When we met early this month, Desai said her next stop would be the Sabarimala temple in Kerala—women between the ages of 10 and 50 are not allowed into the temple. A PIL filed by the Indian Young Lawyers Association in 2006 is pending before the Supreme Court. In February, an intervention was filed by a 20-year-old, third-year college student, Nikita Azad, and her 24-year-old partner, Sukhjeet Singh, a psychological counsellor, arguing that this rule was a form of “menstrual discrimination". The next hearing is in November.

By the time Desai started the Bhumata Brigade in 2010, she was already a believer in aggressive campaigning that not only drew the public’s attention, but didn’t shy away from the use of force. “We called the organization ‘brigade’ instead of sanstha because it’s a military term," says Desai.

They aimed to cover a large swathe of the disaffected—farmers who were driven to the brink of suicide, women who were victims of sexual aggression, working-class men and women hit by corruption. Their modes of protest ranged from rasta roko (road blockades) to effigy burning. Today, says Desai, the organization has a presence in 21 districts, with over 6,000 members.

One of Desai’s sustained campaigns is against gender-based violence, especially sexual assault. “Next week, we’re launching a programme, Taigiri Pathak. No more dadagiri and bhaigiri (bullying and big brother syndrome). Now it’s time for taigiri." The campaign will see teams of women park themselves outside public places, armed with lathis to catch men who harass women, and take them to the police. “I recognize that we should not take the law into our own hands, but we’re living in a world where even babies get raped. It’s time we women come to the streets and show that we can defend ourselves. We have to create fear,"she says.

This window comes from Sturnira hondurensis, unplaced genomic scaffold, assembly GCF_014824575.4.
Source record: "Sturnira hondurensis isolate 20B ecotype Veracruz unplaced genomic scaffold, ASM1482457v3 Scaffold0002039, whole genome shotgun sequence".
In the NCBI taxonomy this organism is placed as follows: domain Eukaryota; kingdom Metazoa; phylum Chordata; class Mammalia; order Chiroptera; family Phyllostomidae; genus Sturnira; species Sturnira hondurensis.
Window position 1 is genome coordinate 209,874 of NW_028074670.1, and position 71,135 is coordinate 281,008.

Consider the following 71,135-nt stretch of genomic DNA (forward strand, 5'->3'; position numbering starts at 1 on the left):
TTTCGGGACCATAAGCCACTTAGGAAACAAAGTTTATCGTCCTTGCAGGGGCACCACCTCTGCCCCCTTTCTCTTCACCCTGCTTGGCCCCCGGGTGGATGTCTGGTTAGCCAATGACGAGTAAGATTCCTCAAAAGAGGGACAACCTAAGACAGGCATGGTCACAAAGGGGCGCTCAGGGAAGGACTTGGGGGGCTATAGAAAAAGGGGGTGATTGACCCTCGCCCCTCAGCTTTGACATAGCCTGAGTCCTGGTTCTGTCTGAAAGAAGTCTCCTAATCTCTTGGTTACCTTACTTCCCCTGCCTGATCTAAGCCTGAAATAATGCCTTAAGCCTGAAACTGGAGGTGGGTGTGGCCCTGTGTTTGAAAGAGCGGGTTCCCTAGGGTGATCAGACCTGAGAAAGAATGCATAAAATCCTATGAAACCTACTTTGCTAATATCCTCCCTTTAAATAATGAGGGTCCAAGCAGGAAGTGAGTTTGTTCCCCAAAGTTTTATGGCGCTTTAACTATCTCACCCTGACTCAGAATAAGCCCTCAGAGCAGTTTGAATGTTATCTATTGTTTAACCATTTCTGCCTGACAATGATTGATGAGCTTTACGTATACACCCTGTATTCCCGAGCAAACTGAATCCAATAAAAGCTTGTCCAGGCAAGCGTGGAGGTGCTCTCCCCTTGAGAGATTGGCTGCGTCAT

A short film called The Angry Goddesses that went up on YouTube in August, starts with a segment in which Desai packs her eight-year-old son’s tiffin, gets ready, and leaves the home with a lathi. Made by Blush films, it shows Desai as a warrior—of women and of faith. Yet the challenge that Desai poses to the Hindu right-wing, which the film ignores—whom she calls “dharm ke thekedar" (custodians of faith)—is central to her activism. “Faith is not bigger than the Constitution. After all, our victory is based on constitutional rights